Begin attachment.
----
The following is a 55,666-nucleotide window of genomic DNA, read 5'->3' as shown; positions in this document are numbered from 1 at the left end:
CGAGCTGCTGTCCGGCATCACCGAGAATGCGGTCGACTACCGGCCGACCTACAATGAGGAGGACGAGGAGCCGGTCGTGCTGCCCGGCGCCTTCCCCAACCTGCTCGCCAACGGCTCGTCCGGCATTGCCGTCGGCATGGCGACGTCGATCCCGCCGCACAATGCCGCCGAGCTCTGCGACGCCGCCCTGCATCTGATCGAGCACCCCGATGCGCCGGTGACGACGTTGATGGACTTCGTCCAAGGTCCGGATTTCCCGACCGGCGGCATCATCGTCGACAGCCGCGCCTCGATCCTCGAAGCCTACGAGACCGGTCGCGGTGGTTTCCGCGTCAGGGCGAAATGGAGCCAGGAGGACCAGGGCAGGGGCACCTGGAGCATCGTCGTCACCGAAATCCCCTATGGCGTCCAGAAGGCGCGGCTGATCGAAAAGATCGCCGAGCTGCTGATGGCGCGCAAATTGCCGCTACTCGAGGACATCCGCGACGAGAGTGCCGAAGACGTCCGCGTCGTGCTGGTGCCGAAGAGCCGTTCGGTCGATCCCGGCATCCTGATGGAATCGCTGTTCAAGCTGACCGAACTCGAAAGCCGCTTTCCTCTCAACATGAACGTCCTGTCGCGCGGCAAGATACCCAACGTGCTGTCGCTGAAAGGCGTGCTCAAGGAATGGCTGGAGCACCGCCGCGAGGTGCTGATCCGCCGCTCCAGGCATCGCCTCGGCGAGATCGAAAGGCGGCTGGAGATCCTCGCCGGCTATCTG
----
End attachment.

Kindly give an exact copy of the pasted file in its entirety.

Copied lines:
The following is a 55,666-nucleotide window of genomic DNA, read 5'->3' as shown; positions in this document are numbered from 1 at the left end:
CGAGCTGCTGTCCGGCATCACCGAGAATGCGGTCGACTACCGGCCGACCTACAATGAGGAGGACGAGGAGCCGGTCGTGCTGCCCGGCGCCTTCCCCAACCTGCTCGCCAACGGCTCGTCCGGCATTGCCGTCGGCATGGCGACGTCGATCCCGCCGCACAATGCCGCCGAGCTCTGCGACGCCGCCCTGCATCTGATCGAGCACCCCGATGCGCCGGTGACGACGTTGATGGACTTCGTCCAAGGTCCGGATTTCCCGACCGGCGGCATCATCGTCGACAGCCGCGCCTCGATCCTCGAAGCCTACGAGACCGGTCGCGGTGGTTTCCGCGTCAGGGCGAAATGGAGCCAGGAGGACCAGGGCAGGGGCACCTGGAGCATCGTCGTCACCGAAATCCCCTATGGCGTCCAGAAGGCGCGGCTGATCGAAAAGATCGCCGAGCTGCTGATGGCGCGCAAATTGCCGCTACTCGAGGACATCCGCGACGAGAGTGCCGAAGACGTCCGCGTCGTGCTGGTGCCGAAGAGCCGTTCGGTCGATCCCGGCATCCTGATGGAATCGCTGTTCAAGCTGACCGAACTCGAAAGCCGCTTTCCTCTCAACATGAACGTCCTGTCGCGCGGCAAGATACCCAACGTGCTGTCGCTGAAAGGCGTGCTCAAGGAATGGCTGGAGCACCGCCGCGAGGTGCTGATCCGCCGCTCCAGGCATCGCCTCGGCGAGATCGAAAGGCGGCTGGAGATCCTCGCCGGCTATCTG